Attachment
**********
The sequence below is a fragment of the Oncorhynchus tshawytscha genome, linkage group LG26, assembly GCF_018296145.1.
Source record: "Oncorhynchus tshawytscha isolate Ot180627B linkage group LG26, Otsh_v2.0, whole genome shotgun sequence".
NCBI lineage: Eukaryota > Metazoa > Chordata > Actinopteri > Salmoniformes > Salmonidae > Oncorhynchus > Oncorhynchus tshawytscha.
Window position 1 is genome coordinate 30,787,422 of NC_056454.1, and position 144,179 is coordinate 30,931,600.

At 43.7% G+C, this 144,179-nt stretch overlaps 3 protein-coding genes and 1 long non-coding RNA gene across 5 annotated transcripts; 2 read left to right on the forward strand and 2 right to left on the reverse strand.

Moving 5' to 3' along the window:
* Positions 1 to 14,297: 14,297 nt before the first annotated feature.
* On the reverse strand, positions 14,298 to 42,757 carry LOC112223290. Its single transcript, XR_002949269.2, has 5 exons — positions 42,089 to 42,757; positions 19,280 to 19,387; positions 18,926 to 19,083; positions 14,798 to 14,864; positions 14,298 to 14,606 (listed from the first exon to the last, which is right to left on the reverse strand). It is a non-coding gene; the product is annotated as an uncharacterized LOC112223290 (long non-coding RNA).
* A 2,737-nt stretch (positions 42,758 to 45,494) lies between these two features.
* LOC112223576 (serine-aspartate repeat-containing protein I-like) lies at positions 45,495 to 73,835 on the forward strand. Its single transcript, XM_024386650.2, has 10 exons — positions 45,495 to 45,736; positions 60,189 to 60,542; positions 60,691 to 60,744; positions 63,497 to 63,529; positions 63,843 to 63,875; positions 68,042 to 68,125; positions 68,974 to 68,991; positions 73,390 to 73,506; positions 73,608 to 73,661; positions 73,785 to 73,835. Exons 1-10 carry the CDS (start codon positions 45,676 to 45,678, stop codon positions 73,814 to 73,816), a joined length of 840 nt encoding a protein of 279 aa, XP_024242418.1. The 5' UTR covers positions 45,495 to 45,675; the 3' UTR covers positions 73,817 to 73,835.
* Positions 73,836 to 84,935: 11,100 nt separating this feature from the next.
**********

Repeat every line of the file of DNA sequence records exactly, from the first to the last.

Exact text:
The sequence below is a fragment of the Oncorhynchus tshawytscha genome, linkage group LG26, assembly GCF_018296145.1.
Source record: "Oncorhynchus tshawytscha isolate Ot180627B linkage group LG26, Otsh_v2.0, whole genome shotgun sequence".
NCBI lineage: Eukaryota > Metazoa > Chordata > Actinopteri > Salmoniformes > Salmonidae > Oncorhynchus > Oncorhynchus tshawytscha.
Window position 1 is genome coordinate 30,787,422 of NC_056454.1, and position 144,179 is coordinate 30,931,600.

At 43.7% G+C, this 144,179-nt stretch overlaps 3 protein-coding genes and 1 long non-coding RNA gene across 5 annotated transcripts; 2 read left to right on the forward strand and 2 right to left on the reverse strand.

Moving 5' to 3' along the window:
* Positions 1 to 14,297: 14,297 nt before the first annotated feature.
* On the reverse strand, positions 14,298 to 42,757 carry LOC112223290. Its single transcript, XR_002949269.2, has 5 exons — positions 42,089 to 42,757; positions 19,280 to 19,387; positions 18,926 to 19,083; positions 14,798 to 14,864; positions 14,298 to 14,606 (listed from the first exon to the last, which is right to left on the reverse strand). It is a non-coding gene; the product is annotated as an uncharacterized LOC112223290 (long non-coding RNA).
* A 2,737-nt stretch (positions 42,758 to 45,494) lies between these two features.
* LOC112223576 (serine-aspartate repeat-containing protein I-like) lies at positions 45,495 to 73,835 on the forward strand. Its single transcript, XM_024386650.2, has 10 exons — positions 45,495 to 45,736; positions 60,189 to 60,542; positions 60,691 to 60,744; positions 63,497 to 63,529; positions 63,843 to 63,875; positions 68,042 to 68,125; positions 68,974 to 68,991; positions 73,390 to 73,506; positions 73,608 to 73,661; positions 73,785 to 73,835. Exons 1-10 carry the CDS (start codon positions 45,676 to 45,678, stop codon positions 73,814 to 73,816), a joined length of 840 nt encoding a protein of 279 aa, XP_024242418.1. The 5' UTR covers positions 45,495 to 45,675; the 3' UTR covers positions 73,817 to 73,835.
* Positions 73,836 to 84,935: 11,100 nt separating this feature from the next.